Buildings, which are responsible for around 40 percent of energy consumption and 36 percent of CO2 emissions, are particularly problematic in the densely-populated EU region. The European Commission recognized this issue in a recent reflection paper. In 2018, the “Energy Performance in Buildings Directive” was passed, aiming to decarbonise buildings by 2050. However, it mainly covers new buildings, while in fact it’s old buildings that are the most critical and the most effective place to start: About 35 percent of buildings in the EU are at least 50 years old and about 75 percent of all buildings are energy inefficient. Although renovations could reduce the EU’s energy consumption by 5 to 6 percent and reduce CO2 emissions by around 5 percent, only 0.4 to 1.2 percent of buildings are renovated each year.
Promoting sustainable infrastructure and innovation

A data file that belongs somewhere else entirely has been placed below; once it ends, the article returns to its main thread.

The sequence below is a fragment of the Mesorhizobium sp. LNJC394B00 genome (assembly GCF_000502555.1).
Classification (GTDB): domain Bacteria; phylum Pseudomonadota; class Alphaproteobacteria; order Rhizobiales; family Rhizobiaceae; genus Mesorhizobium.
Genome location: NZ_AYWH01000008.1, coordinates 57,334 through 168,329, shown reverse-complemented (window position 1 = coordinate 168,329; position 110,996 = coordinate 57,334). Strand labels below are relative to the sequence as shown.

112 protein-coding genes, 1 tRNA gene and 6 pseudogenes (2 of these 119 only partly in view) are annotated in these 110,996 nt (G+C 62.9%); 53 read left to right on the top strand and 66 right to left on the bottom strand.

Goal 9 focuses on building resilient infrastructure, promoting inclusive and sustainable industrialization and fostering innovation. Alongside irrigation, energy and information and communication technology, the transport sector is one central component of our infrastructure. Transport accounts for almost a quarter of Europe’s greenhouse gas emissions and is the main cause of urban air pollution. The EU has initiated different measures to improve our transport system including the European Strategy for Low-Emission Mobility in 2016 and three sets of measures under the name ‘Europe on the Move‘ in 2017 and 2018. A wide range of initiatives are set to make transport safer, promote smart toll systems and reduce emissions, air pollution and traffic congestion, among other things. The overriding goal at the end of all of these measures is a zero-emissions EU.